6 May
Colombia enters second week of violent unrest as police crack down on protests
(The Guardian) As many as 37 people have died and at least 89 reported missing since protests began on 28 April
Colombia has entered its second week of violent unrest as riot police continued a brutal crackdown on nationwide protests against poverty and inequality exacerbated by the coronavirus pandemic.
Demonstrations began over an unpopular tax reform but have since grown into outburst of rage over poverty, human rights abuses and the authorities’ heavy-handed response to protests.
‘No food and no fuel’
President Iván Duque, whose three years in office have been marked by nationwide protests, has been powerless to quell the unrest despite ordering the militarization of major cities and withdrawing his tax plan. His government has attempted to frame the protests as the work of “terrorists” from dissident rebel groups.

29 April
After a Year of Loss, South America Suffers Worst Death Tolls Yet
As vaccinations mount in some of the world’s wealthiest countries and people cautiously envision life after the pandemic, the crisis in Latin America — and in South America in particular — is taking an alarming turn for the worse, potentially threatening the progress made well beyond its borders.
Last week, Latin America accounted for 35 percent of all coronavirus deaths in the world, despite having just 8 percent of the global population, according to data compiled by The New York Times.
Latin America was already one of the world’s hardest hit regions in 2020, with bodies sometimes abandoned on sidewalks and new burial grounds cut into thick forest. Yet even after a year of incalculable loss, it is still one of the most troubling global hot spots, with a recent surge in many countries that is even more deadly than before.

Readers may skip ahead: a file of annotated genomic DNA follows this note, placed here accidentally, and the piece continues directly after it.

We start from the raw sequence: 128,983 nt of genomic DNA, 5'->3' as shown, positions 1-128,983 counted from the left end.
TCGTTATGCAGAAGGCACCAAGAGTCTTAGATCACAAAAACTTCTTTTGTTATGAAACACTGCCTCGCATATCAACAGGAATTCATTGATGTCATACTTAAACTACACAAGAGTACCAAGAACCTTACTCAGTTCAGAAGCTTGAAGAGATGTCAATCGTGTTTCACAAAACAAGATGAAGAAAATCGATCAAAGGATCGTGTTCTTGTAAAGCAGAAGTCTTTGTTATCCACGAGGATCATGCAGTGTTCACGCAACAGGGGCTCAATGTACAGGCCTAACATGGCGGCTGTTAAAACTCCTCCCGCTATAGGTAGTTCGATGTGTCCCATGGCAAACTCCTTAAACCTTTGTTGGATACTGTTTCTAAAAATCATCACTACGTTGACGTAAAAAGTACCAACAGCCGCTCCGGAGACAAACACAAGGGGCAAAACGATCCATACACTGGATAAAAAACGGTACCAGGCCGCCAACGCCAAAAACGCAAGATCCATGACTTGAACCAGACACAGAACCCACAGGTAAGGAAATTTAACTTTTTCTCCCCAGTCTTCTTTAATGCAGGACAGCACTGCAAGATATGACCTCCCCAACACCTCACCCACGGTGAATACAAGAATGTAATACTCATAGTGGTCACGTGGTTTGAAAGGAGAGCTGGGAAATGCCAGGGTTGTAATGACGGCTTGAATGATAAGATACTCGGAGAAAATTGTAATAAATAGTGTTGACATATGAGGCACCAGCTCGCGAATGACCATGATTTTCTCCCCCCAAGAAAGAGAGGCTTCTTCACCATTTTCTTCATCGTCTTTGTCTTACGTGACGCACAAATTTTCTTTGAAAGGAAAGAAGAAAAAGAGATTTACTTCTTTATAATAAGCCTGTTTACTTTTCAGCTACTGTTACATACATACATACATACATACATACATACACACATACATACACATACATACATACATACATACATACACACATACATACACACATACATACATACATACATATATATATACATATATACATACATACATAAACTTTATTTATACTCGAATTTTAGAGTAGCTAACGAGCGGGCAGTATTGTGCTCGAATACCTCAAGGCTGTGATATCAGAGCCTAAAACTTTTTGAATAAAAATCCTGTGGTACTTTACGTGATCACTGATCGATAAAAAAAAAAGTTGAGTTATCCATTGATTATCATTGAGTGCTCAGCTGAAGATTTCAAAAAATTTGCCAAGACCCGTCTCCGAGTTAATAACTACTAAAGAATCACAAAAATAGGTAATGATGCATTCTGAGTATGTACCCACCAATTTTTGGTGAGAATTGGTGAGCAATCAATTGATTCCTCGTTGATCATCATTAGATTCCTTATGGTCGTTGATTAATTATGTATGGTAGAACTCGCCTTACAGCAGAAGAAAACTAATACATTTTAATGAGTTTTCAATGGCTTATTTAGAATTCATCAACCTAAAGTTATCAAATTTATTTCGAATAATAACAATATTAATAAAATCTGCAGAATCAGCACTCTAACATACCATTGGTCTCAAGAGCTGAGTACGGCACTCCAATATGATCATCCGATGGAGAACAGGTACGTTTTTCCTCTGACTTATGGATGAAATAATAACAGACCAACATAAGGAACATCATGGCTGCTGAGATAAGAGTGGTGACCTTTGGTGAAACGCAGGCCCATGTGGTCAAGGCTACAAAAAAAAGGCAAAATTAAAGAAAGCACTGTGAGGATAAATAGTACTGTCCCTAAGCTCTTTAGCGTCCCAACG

Cuba After the Castros
Sixty years after the Bay of Pigs, the Castro brothers are gone from the main stage, and Cuba is a threadbare place facing an uncertain future.

16 April
Cuba’s Raul Castro steps down, ending the era of his famous clan at the country’s helm
(CNN) When Raul Castro announced three years ago that he would step down in 2021 as head of Cuba’s all-powerful communist party, he surely envisioned the island on firmer economic footing and the transition to a new generation of leadership nearly complete.
Things have not worked out exactly according to Castro’s plan.
As Castro announced he was stepping down on Friday, his country is deep in crisis. The tourism-dependent island has been battered by the pandemic; the economy shrunk at least 11% in 2020 according to government estimates. Cubans each day spend hours in long lines to find increasingly scarce food, medicine and other necessities.
While Cuban officials have made an all-out effort to thwart the spread of the coronavirus, cases are at an all-time high on the island. It will likely take many more months to know if Cuba’s ambitious, “Hail Mary” plan to develop the island’s own homegrown vaccines will prove successful.

12 April
Far-left candidate leads Peru into run-off presidential polls
Leftist Castillo in lead with 16 percent of the vote after surprise comeback as Peru deals with economic, COVID crises. Conservative Keiko Fujimori was in fourth place also with 12.9 percent but was gaining ground as votes were counted. The fast count predicted she would come second in The election that voters don’t want anyone to win